Enforcement costs

In a situation where the taxpayer acts as the debtor, he is not entitled to count the enforcement expenses related to the default in tax deductible costs. The entrepreneur will also not increase the costs by the charges resulting from the lost trial, where the court finds the claims justified.

The situation is different, however, when the taxpayer is a creditor of receivables relating to his business. Then, any expenses incurred on this account may be classified as tax costs.

Fines and financial penalties

An important issue is to deprive taxpayers of the right to include fines and penalties in criminal, fiscal, administrative and misdemeanor proceedings, as well as interest on them, as tax deductible costs. Additionally, they cannot constitute tax costs, regardless of the fact ruled by the court whether they were caused intentionally by the taxpayer or not. An example is, for example, penalty interest on late payment of tax liabilities towards the tax office.

Contractual penalties and damages

The legislator also provided for cases where it is impossible to include contractual penalties and damages as costs. In particular, these will be penalties and damages for:

  • defects of the delivered goods,
  • defects of works and services performed,
  • delay in delivering goods free from defects,
  • delay in removing defects in goods,
  • delays in removing defects in the works and services performed.

An exception may be made when the imposition of a contractual penalty on the taxpayer results from reasons beyond his control in the performance of activities that are the subject of the contract or contract. This position is confirmed by the interpretation of the Director of the Tax Chamber in Łódź of December 29, 2011 (IPTPB3 / 423-302 / 11-2 / PM).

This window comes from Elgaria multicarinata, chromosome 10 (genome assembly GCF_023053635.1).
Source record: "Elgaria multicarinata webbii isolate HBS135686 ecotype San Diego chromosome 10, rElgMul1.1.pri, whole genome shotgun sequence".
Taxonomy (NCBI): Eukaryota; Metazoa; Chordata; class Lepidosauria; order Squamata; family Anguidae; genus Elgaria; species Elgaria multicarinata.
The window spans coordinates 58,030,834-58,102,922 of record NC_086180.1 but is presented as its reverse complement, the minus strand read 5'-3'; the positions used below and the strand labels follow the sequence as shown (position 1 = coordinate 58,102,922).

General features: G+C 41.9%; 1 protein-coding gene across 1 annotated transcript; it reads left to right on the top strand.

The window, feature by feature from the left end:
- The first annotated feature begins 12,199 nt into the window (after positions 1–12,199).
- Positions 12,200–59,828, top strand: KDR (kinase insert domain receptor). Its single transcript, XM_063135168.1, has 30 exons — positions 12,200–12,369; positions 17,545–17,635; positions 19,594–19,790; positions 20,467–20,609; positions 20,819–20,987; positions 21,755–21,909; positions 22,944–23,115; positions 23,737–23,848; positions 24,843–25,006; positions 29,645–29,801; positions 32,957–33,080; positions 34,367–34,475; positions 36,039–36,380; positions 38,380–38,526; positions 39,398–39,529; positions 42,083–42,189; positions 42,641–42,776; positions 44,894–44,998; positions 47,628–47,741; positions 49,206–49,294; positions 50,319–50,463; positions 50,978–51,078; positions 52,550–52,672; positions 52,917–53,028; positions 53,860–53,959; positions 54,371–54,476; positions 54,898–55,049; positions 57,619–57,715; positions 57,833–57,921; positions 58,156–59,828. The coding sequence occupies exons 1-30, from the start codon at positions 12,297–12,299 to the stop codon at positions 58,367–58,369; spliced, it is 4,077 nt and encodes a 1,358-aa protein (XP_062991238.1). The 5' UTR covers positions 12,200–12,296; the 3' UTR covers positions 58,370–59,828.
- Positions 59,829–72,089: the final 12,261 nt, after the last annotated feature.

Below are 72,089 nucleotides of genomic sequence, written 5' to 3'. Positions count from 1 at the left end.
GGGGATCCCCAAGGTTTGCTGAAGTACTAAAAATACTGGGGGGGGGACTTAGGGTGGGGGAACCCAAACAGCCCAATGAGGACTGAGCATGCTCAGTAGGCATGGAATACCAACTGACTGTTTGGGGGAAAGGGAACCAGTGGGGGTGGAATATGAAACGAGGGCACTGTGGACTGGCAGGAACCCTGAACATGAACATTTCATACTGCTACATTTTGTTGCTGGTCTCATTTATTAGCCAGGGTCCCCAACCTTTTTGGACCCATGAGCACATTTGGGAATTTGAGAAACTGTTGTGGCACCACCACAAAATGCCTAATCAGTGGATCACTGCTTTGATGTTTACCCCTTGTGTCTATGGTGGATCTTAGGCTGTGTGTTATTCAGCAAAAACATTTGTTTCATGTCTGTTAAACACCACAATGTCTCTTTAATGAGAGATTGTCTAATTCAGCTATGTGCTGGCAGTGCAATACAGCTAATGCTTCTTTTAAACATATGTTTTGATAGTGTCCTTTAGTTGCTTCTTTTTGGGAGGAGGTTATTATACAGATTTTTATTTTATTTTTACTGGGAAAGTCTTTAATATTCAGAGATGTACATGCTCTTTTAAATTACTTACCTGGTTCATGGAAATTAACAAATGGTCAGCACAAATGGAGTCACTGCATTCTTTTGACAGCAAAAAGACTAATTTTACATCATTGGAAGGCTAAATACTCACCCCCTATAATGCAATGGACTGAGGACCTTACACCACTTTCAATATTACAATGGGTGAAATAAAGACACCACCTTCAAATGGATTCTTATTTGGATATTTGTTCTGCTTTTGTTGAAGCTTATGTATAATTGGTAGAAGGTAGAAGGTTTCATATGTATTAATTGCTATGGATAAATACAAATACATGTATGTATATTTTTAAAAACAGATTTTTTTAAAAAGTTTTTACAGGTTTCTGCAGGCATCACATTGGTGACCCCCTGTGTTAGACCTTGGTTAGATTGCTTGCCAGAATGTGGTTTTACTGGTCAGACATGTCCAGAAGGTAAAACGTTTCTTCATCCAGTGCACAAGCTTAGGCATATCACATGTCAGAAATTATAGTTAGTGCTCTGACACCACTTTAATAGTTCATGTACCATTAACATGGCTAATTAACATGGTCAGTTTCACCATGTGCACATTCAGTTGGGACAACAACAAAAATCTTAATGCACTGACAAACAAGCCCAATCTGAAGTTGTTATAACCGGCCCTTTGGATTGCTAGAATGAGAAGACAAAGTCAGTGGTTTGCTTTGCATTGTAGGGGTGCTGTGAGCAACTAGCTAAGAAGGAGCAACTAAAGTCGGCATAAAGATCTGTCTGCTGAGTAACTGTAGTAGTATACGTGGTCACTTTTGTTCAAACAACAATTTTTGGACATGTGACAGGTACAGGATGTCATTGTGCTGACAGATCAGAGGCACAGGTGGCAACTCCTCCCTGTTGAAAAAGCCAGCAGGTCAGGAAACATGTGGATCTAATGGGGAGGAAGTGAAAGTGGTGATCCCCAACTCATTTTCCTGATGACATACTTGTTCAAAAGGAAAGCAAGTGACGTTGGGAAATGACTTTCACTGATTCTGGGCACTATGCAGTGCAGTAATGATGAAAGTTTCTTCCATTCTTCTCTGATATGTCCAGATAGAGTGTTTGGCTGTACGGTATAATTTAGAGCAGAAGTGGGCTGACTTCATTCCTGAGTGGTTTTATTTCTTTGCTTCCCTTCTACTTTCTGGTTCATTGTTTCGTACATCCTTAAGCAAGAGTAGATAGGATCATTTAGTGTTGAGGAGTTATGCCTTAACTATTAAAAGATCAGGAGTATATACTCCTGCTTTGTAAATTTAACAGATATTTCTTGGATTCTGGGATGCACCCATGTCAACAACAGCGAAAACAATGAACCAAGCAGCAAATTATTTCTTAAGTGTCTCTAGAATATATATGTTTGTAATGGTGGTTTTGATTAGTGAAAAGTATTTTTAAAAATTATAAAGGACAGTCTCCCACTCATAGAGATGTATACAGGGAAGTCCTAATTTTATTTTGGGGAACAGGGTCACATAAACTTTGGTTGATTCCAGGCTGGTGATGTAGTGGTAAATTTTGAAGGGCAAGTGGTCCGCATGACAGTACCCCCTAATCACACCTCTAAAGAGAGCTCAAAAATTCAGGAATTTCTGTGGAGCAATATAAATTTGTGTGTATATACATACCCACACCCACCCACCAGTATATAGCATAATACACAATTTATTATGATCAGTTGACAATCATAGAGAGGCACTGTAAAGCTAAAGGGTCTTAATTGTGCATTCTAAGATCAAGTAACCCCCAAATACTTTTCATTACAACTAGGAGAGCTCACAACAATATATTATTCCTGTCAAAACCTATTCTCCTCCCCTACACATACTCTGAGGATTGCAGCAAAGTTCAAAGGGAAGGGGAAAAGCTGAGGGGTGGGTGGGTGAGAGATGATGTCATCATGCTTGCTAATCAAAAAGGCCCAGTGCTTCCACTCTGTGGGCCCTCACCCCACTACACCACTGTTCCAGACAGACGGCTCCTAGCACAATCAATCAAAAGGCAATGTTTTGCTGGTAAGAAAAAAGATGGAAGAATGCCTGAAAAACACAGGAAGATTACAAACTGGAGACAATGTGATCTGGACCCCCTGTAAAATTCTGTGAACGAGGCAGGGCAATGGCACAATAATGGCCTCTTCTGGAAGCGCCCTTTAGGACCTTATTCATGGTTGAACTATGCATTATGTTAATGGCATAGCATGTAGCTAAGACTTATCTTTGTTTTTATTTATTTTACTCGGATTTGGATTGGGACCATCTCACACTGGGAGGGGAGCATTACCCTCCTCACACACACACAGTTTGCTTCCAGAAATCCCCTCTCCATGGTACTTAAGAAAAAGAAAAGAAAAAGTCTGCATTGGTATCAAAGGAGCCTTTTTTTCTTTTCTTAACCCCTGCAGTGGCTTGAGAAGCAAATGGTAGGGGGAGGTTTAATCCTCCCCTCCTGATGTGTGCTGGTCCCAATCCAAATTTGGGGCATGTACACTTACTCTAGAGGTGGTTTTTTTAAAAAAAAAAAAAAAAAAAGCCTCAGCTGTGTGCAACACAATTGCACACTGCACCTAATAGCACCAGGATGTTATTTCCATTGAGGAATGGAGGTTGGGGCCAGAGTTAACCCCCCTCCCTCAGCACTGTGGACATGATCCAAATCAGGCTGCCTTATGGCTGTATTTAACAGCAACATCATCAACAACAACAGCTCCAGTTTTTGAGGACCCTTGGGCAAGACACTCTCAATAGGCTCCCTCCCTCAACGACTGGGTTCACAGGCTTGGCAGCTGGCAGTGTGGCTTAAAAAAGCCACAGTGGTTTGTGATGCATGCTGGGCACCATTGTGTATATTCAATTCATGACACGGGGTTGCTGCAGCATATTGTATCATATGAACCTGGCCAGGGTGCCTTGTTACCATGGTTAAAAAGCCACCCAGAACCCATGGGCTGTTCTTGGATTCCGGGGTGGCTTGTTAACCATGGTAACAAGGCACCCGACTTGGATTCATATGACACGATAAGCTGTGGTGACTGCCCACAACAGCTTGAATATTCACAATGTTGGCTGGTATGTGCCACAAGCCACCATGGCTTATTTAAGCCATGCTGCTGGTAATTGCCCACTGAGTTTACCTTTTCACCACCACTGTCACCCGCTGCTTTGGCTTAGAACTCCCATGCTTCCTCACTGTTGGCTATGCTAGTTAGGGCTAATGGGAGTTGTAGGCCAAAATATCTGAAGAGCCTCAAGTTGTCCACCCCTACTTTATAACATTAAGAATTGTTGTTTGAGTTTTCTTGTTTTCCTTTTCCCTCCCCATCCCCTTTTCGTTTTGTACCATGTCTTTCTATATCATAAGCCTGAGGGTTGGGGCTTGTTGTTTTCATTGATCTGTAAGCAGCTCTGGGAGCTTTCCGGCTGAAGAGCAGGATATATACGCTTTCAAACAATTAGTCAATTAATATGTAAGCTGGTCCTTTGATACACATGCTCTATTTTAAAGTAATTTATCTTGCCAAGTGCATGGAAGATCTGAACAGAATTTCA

Unpaid or redeemed interest on liabilities

An entrepreneur burdened with interest on unpaid liabilities cannot count them as tax deductible costs, if they are not paid. According to Art. 23 sec. 1, point 32, the cost shall not be considered accrued but unpaid or redeemed interest on liabilities, including loans and credits. An example are notes received with accrued interest for late payment of purchased commercial goods or telecommunications services. They will become a tax cost only when they are paid.

In addition, the expenditure incurred on the repayment of credits and loans also cannot be counted towards tax costs. The exception is the paid capitalized interest imposed on the taxpayer on account of the loan taken, if it was obtained for the purposes of business activity.

Bad debts

Including bad debts as tax deductible costs is possible only if the following two conditions are jointly met:

  • the bad debt has been previously accounted for as receivable and
  • the irrecoverability has been documented in a strictly defined manner.

Accounting for the tax book of revenues and expenses should be made in the net amount. Otherwise, in the absence of the above circumstances, it is impossible to classify the receivables as tax costs.